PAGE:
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JewishJournal.com

September 9, 1999

Coping on Two Continents

A new program pairs researchers from L.A. and Tel Aviv to combat diabetes

http://www.jewishjournal.com/articles/item/coping_on_two_continents_19990910

Since being diagnosed with diabetes in 1997, two developments have brought 14-year-old Cesar Chavira closer to leading a life like that of his Hollywood High peers: an insulin pump, which provides a continual dosage that lasts all day, and the Sponsorship for Adolescents with Diabetes, which has paired him up with a diabetic mentor.

The good news for other local diabetic teens is that now the Tel Aviv/Los Angeles Partnership -- an agency of the Jewish Federation of Greater Los Angeles -- will help Dr. Beverly Daley, creator of Sponsorship, extend her crusade. Co-sponsored by the Federation, Children's Hospital of Los Angeles, the Bob Shapell School of Social Work at Tel Aviv University and the Ministry of Social Welfare of Tel Aviv, the Partnership's new exchange program provides Daley an avenue to consult with Israeli researchers, who already operate a mentorship program patterned after her brainchild.

"The reason the Jewish Federation selected the program to be part of the Partnership is because of its potential for building Jewish identity," says Daley. "There are many young adults who have become so assimilated that they're participation in Jewish life is marginal."

Ever since pursuing her doctorate at USC, Daley has led a tireless campaign to understand and combat diabetes.

"Diabetes is an insidious disease," says Daley. "It's a leading cause of death and disability here and in Israel, often leading to cardiovascular disease, kidney disease, blindness."

Daley adds that teens are especially vulnerable to the disease's psychologically traumatic aspects, as they must undergo a complex daily routine of insulin shots, blood-sugar-level monitoring and special diet and exercise patterns.

In 1986, with Children's Hospital, Daley launched Sponsorship for Adolescents with Diabetes, using Alcoholics Anonymous and Big Brothers/Big Sisters as templates. Daley enlisted "young professionals with diabetes in their 20s or 30s ... to serve as role models and educate and inspire the teen-agers. What we're hoping to achieve with the kids is the self-esteem and the optimism that comes from realizing that diabetes does not stand in the way of their goals."

Three months ago, Daley paired Chavira with Andy Leisner, an advertising manager at Cycle World magazine.

"We get along very, very well," Chavira says of his mentor, whom he views as a big brother. "I don't have very many friends, so to have a friend like Andy is totally cool."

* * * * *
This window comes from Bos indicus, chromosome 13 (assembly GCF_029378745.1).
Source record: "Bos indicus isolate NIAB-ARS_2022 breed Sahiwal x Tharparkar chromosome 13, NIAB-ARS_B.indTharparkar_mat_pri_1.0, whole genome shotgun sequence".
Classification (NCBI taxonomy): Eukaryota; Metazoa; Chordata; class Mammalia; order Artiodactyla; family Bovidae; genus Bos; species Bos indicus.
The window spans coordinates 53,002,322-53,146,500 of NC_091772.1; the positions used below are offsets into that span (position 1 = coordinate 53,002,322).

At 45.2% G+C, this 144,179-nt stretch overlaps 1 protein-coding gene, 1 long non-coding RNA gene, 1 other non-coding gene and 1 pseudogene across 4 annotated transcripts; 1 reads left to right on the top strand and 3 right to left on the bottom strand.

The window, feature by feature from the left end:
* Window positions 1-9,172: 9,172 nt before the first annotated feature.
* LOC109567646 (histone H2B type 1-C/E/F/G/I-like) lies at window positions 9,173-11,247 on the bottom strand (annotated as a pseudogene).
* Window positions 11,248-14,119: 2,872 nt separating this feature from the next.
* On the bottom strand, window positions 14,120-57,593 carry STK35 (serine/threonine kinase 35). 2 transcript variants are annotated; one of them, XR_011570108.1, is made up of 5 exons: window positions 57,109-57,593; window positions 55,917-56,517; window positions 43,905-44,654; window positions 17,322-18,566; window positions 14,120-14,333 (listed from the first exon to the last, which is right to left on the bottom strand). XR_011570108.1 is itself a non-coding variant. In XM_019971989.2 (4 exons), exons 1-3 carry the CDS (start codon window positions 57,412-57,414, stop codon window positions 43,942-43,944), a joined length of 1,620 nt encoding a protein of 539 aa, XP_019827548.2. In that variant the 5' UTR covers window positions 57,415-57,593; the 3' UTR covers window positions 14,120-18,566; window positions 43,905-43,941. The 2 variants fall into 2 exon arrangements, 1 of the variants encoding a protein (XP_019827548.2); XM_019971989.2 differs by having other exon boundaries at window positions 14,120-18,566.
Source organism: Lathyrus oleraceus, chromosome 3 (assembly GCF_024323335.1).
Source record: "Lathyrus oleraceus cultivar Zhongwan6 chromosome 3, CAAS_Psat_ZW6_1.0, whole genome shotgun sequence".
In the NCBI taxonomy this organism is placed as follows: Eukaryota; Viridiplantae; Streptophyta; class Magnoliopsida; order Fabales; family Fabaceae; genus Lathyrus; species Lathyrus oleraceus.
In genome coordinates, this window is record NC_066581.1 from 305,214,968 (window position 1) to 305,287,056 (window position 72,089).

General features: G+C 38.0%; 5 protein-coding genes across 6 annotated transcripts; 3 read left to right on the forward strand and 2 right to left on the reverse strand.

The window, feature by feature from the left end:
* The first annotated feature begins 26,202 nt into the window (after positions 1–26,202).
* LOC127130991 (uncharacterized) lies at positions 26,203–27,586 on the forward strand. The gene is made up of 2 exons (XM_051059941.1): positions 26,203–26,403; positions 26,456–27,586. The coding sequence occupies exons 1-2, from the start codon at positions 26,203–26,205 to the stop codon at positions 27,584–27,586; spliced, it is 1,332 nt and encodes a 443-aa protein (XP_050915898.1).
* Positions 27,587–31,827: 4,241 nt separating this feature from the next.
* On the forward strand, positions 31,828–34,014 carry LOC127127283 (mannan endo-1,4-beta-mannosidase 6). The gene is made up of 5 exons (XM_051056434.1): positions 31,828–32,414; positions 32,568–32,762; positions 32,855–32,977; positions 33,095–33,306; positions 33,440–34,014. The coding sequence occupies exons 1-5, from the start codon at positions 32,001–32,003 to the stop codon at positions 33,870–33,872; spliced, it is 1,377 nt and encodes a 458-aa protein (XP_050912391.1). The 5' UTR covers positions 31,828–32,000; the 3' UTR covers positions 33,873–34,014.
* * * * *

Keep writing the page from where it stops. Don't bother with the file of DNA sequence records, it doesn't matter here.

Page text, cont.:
Chavira especially appreciates Leisner's perspective on living with diabetes.

"There should definitely be more programs like this," says the teen. "It would definitely benefit many people."

Maria Traferro agrees. At age 13, she spent a year in Daley's program, going to Magic Mountain and the movies with mentor Kristina Keefe. Five years later, Traferro still gets together with Keefe, and, despite their age difference, the 18-year-old considers her adult patron "a very good friend. I look up to her and admire her.... [She's] helped me realize that I'm capable of taking care of myself."

And while Keefe, a graphics business entrepreneur, originally participated with the intention of inspiring a teen, the experience has inspired her as well.

"I was always hesitant in public with my diabetes," says Keefe. "Being with Maria, we sit down at a table, shooting up with our insulin, testing our blood sugar. So that was a big help for me."

One person who values Daley's program is Jerry Rogoway, the Partnership's project committee chair. As a youth, he watched his grandfather die from diabetes. And now that medical advances help keep the devastating effects of diabetes at bay, Rogoway knows that teens must find the key to living with the disease.

"When juveniles are diagnosed," says Rogoway, "they feel that their life is over. A program such as this one lets them know that, even though there are restrictions, they can live a generally normal life."

Keefe says: "The neat thing about the program is that the kids and the adults can see that it's not just about diabetes. It's about developing friendships. Sometimes diabetes doesn't even come up in conversation. It's more about the kids seeing that you're out there, living your life, and that diabetes doesn't have to be all consuming."

In 1988, Daley officially established the Sponsorship with grants from the Diabetes Research and Education Foundation and the American Diabetes Association. Surprisingly, since that time (Tel Aviv University notwithstanding), a diabetic mentorship, to Daley's knowledge, has never been implemented elsewhere.

"I'm disappointed because we really would like to be a model for other centers," says Daley. "But I'm just ecstatic that it's finally happening in Israel ... One of the most prominent features of society in Israel is community support. This program complements that cultural value."

So far, there has been no shortage of volunteers in Tel Aviv. Unfortunately, it's been a different story locally. Daley has found plenty of interested Jewish teen-agers around Los Angeles but few Jewish professionals willing to befriend them.

"I cannot say it enough," says Daley, urging prospective mentors to apply. "We need a strong response."

For more information on the Sponsorship for Adolescents with Diabetes, contact Dr. Beverly Daley at (323) 669-2490 or bdaley@chla.usc.edu.


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